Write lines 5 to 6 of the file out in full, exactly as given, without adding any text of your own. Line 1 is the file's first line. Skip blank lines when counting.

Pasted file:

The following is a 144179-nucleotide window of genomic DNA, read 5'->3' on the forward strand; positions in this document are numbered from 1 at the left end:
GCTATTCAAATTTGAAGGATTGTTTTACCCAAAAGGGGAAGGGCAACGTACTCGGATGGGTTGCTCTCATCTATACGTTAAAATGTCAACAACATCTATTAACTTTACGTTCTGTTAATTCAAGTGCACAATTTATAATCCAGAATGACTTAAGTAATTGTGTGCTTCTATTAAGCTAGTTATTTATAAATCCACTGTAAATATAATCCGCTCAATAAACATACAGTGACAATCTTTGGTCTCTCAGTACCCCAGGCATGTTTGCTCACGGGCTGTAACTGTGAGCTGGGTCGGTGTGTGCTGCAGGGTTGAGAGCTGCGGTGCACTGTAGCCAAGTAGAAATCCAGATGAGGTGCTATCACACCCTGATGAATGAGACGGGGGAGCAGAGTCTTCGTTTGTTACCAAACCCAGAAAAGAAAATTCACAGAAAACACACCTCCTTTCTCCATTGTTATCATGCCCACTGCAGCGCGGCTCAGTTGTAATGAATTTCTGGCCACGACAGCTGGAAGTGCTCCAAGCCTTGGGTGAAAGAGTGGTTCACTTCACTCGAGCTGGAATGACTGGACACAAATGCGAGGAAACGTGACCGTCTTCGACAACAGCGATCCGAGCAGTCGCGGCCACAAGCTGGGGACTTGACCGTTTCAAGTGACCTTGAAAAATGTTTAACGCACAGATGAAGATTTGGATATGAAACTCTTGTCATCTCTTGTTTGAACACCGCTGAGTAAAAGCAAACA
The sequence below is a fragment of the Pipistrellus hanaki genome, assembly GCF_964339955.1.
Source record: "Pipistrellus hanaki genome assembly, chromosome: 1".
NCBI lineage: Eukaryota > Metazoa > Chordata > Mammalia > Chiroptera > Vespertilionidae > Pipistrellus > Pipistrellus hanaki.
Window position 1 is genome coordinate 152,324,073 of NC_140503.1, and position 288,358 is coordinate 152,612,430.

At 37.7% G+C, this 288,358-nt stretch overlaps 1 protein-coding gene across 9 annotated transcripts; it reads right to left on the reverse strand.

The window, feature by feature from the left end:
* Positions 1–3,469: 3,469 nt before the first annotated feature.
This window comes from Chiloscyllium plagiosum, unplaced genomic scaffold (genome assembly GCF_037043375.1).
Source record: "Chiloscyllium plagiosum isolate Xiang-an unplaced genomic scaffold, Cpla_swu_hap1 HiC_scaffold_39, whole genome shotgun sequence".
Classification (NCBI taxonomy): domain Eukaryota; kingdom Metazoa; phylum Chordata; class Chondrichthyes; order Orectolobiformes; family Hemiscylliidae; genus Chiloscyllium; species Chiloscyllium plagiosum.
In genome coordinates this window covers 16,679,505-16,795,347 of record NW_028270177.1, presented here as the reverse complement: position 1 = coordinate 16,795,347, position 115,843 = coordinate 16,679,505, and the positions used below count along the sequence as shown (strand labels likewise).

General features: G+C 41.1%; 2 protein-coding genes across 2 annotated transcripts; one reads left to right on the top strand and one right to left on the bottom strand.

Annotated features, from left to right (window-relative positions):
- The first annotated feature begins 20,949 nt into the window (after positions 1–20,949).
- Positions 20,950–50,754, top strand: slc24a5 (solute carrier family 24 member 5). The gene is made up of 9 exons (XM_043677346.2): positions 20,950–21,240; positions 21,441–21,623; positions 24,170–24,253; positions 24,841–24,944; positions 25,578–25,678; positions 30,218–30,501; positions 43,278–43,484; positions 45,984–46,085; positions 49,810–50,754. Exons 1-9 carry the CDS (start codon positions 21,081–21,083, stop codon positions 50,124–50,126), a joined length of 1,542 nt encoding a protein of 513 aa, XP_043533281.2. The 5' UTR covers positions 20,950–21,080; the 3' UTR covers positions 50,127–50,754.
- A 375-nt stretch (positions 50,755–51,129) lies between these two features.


NCBI lineage: Eukaryota > Metazoa > Chordata > Mammalia > Chiroptera > Vespertilionidae > Pipistrellus > Pipistrellus hanaki.
Window position 1 is genome coordinate 152,324,073 of NC_140503.1, and position 288,358 is coordinate 152,612,430.